Crime

High school teacher could spend decades in prison if convicted of possessing child porn

Kevin Christopher Chamberlain
Kevin Christopher Chamberlain CCBI

A Wake County judge denied a request Thursday to lower the bond amount for a high school English teacher who is facing multiple charges of possessing child pornography.

District Court Judge Ned Mangum told Kevin Christopher Chamberlain, an English teacher at Holly Springs High School, that he could spend more than 36 years in prison if he is convicted of the five counts of second-degree sexual exploitation of a minor that he has been charged with.

Chamberlain, 43, made his first court appearance Thursday following his arrest the day before at his home on Purple Leaf Road in Fuquay-Varina. The officers used a search warrant to seize evidence of child pornography.

Chamberlain became the target of a criminal investigation in November. Investigators have accused him of downloading online files that include photos and videos of preteen and teenage girls in various nude poses in a “lewd and lascivious manner,” according to the arrest warrant.

Raleigh attorney Phillip Anderson made a limited court appearance Thursday on behalf of the mild-mannered, bespectacled teacher, who was outfitted in orange-and white jail garb.

“I’m going to hire my own attorney, sir,” Chamberlain told Mangum.

“Do you have the money to do that?” Mangum asked.

“Yes sir,” Chamberlain replied.

Anderson asked Mangum to lower Chamberlain’s bond from $180,000 to $50,000 and electronic house arrest. The attorney told the judge that Chamberlain has been married for 10 years, works with Wake County public schools and has a mother who lives in Holly Springs. Anderson also pointed out that Chamberlain does not have a prior criminal record and has fully cooperated with the police.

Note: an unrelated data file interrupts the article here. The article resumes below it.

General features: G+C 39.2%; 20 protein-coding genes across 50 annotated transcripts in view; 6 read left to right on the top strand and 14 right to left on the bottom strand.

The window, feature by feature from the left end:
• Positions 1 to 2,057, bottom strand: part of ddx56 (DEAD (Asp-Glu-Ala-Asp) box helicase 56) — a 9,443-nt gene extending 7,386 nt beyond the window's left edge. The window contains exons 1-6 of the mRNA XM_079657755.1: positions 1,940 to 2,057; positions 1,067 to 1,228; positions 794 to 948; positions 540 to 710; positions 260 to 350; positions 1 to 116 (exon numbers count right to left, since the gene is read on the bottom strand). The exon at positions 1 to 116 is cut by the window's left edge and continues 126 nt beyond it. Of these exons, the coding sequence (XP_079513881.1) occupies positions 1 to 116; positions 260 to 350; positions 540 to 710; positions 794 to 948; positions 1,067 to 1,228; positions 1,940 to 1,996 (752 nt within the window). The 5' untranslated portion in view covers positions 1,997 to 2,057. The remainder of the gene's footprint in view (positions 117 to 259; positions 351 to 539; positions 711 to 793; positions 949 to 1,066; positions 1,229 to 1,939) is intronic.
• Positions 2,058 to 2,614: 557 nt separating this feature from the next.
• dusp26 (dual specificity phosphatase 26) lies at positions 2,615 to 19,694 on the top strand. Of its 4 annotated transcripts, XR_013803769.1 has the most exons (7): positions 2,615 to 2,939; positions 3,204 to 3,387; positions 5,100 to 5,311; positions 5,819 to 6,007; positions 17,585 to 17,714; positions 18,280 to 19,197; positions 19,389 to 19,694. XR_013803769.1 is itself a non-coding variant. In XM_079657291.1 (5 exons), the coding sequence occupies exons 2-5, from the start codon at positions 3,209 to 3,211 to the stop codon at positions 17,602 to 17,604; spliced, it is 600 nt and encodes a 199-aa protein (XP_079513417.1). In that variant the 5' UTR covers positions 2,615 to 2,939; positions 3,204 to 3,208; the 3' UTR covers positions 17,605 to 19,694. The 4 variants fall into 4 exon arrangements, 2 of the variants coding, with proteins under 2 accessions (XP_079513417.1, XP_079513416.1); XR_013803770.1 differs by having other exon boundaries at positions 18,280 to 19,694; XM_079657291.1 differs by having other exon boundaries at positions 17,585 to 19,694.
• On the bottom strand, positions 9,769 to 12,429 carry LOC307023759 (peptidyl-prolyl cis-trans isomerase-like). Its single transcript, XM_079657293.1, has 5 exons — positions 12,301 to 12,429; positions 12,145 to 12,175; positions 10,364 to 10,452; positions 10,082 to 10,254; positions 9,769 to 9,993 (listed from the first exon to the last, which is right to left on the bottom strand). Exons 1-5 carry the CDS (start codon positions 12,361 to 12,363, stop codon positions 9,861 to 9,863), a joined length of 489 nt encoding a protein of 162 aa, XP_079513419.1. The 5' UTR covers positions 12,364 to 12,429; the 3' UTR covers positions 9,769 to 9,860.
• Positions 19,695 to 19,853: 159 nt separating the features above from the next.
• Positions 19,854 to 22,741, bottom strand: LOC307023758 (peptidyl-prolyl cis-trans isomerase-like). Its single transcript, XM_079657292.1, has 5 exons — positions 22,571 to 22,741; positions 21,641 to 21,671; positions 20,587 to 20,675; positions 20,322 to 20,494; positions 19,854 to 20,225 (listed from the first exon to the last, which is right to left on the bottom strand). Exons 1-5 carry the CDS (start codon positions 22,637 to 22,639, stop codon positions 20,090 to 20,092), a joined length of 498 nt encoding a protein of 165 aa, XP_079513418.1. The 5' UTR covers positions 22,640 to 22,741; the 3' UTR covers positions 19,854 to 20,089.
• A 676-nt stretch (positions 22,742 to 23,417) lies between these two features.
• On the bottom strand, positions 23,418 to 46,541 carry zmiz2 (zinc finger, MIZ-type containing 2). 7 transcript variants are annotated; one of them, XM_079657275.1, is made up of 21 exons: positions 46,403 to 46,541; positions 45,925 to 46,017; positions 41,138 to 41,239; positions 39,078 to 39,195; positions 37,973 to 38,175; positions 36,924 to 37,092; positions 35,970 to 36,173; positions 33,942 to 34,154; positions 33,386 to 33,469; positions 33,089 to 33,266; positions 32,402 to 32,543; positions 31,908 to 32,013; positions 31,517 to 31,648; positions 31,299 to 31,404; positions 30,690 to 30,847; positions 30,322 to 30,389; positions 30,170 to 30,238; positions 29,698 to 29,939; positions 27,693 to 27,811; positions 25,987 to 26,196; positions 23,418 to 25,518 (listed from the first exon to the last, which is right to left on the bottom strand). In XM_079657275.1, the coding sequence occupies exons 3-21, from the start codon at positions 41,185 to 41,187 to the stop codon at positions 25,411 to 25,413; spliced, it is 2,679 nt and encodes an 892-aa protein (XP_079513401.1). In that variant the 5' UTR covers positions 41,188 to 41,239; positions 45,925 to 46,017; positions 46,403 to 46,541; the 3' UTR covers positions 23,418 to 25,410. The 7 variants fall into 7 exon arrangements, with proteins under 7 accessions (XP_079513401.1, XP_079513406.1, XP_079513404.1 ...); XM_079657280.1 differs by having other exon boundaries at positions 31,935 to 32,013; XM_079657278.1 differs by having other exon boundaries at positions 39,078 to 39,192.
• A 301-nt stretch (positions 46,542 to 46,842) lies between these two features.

Wake prosecutor Melanie Shekita told Mangum that Chamberlain’s bond was well within state guidelines. She said investigators are trying to identify one child who is seen in one of the videos seized from Chamberlain’s home.

Although Chamberlain has been cooperative, Shekita said, the $180,000 bail should remain in place “given the severity of the crime and until we get to the bottom of this.” She also pointed out that there is a minor child in the Chamberlain home and that the case is now under investigation by Wake County Child Protective Services.

Mangum asked whether any of the victims were students at Holly Springs High. Shekita answered that there is no indication that any of the students at the school were in the photos or videos, but that the victims were about the same age as the students Chamberlain taught.

In addition to not lowering Chamberlain’s bond, Mangum ordered him not to have contact with any child under age 16 unless there is an adult present.

Chamberlain was suspended with pay from his job on the day of his arrest, said Lisa Luten, a Wake County schools spokeswoman.

Holly Springs High Principal Brian Pittman informed parents of Chamberlain’s arrest in a letter. “This employee has been suspended pending the completion of the criminal investigation and our own internal investigation,” the letter said.

As he was led out of the courtroom Thursday, Chamberlain turned back to his wife and silently mouthed, “I love you.”

Thomasi McDonald: 919-829-4533, @thomcdonald

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